Wednesday, January 27, 2016

Charlie Quimby

Blogger Charlie Quimby doesn't write online very often anymore, but when he does. Wow.

Quimby lives part of the year in Minnesota, where he volunteers in a child care center for homeless children, and part of the year in Grand Junction, Colorado, where he volunteers at a day center for homeless adults. His blog, The Great Divide, includes detailed stories of what it means to be homeless. Today, there's this Shelter Report from Grand Junction:

JC told me he went to bed hungry last night. Sometimes it's that way, he said.

Now that it's toward the end of the month, he is out of SSI money. Because he sleeps on the street, he doesn't get the breakfast and dinner served at the shelter. He's on his own for food and other expenses, such as buying the diapers he needs for his incontinence.

Early each month, his benefits account is credited electronically and he withdraws money in the predawn, calls a cab and takes it out to the Love's truck stop on the interstate. He typically orders biscuits and gravy for $7 plus coffee and a tip. Then he pays $11 to use the trucker's showers.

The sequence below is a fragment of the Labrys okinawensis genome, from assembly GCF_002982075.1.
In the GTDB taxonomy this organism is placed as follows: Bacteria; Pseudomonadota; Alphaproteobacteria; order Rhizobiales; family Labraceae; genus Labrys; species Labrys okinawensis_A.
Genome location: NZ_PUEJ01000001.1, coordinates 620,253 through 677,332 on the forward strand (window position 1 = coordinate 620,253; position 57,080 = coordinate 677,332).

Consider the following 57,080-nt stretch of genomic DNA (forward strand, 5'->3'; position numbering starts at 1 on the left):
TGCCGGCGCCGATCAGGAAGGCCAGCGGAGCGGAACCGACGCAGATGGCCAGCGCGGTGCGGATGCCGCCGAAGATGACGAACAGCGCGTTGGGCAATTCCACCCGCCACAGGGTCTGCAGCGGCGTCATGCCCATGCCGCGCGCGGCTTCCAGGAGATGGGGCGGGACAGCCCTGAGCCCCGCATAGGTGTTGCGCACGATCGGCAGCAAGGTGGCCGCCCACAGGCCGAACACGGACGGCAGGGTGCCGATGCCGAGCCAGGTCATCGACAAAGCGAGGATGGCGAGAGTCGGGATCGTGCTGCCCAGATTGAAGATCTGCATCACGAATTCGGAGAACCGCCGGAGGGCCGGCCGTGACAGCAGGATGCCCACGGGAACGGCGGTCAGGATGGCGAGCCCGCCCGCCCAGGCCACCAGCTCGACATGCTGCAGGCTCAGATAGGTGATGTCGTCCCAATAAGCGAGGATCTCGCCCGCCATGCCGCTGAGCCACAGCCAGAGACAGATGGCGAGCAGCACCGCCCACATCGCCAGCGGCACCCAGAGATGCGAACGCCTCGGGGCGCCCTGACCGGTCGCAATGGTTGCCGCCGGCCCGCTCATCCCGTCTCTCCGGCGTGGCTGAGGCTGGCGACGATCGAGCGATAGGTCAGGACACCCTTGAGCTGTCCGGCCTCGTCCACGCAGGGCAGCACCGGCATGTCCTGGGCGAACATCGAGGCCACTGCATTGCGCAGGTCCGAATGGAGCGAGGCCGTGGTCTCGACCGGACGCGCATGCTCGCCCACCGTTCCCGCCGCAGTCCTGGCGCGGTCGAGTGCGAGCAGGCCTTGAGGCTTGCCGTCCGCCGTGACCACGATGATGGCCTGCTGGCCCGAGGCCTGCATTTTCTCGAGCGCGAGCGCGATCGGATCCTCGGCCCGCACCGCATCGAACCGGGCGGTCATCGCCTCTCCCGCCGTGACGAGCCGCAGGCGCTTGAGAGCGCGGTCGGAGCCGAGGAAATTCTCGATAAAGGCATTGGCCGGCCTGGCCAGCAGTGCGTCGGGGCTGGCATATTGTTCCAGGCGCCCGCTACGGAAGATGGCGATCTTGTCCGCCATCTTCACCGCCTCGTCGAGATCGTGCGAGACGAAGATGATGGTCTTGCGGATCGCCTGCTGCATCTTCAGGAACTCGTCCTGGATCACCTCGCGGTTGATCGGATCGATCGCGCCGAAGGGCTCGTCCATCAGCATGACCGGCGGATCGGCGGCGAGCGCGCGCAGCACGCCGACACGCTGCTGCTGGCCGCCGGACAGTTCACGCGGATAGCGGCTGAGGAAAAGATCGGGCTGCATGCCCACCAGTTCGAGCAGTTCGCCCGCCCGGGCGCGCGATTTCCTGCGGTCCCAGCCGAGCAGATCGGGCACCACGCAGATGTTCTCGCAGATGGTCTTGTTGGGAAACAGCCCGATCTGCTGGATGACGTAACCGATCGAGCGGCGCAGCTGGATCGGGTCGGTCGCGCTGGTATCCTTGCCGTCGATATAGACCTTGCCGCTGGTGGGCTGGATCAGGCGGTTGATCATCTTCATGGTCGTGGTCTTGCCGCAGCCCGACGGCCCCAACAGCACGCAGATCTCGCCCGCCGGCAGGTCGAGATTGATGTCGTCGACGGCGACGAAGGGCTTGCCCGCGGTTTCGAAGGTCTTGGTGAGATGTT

The showers are deluxe compared to what we have at the Day Center. They have a second head about waist high which can be directed at the feet. Since he's paying, there's no one banging on the door that his ten minutes are up.

He takes a cab back to his camp. The fare is $20 each way.

All in all, he spends nearly $70 within the first few hours of receiving his payment.

It may seem foolish, given his empty belly last night and the prospect of more if he can't raise a few dollars panhandling. But by spreading his dollars out, he might have to give up this one luxury, the only time all month when a few people do as he asks. When he can sit at a table and not be asked to move. When he can feel the hot water soothe his aches, the way we can do anytime we've had a bad day.
Quimby is a writer I wish everyone had to read before they offer an opinion about the undeserving poor. When he's not volunteering, he spends the rest of his time writing fiction; his first novel, Monument Road, synthesizes the empathy he clearly feels into excellent prose. I hear he's at work on another one. Can't wait.

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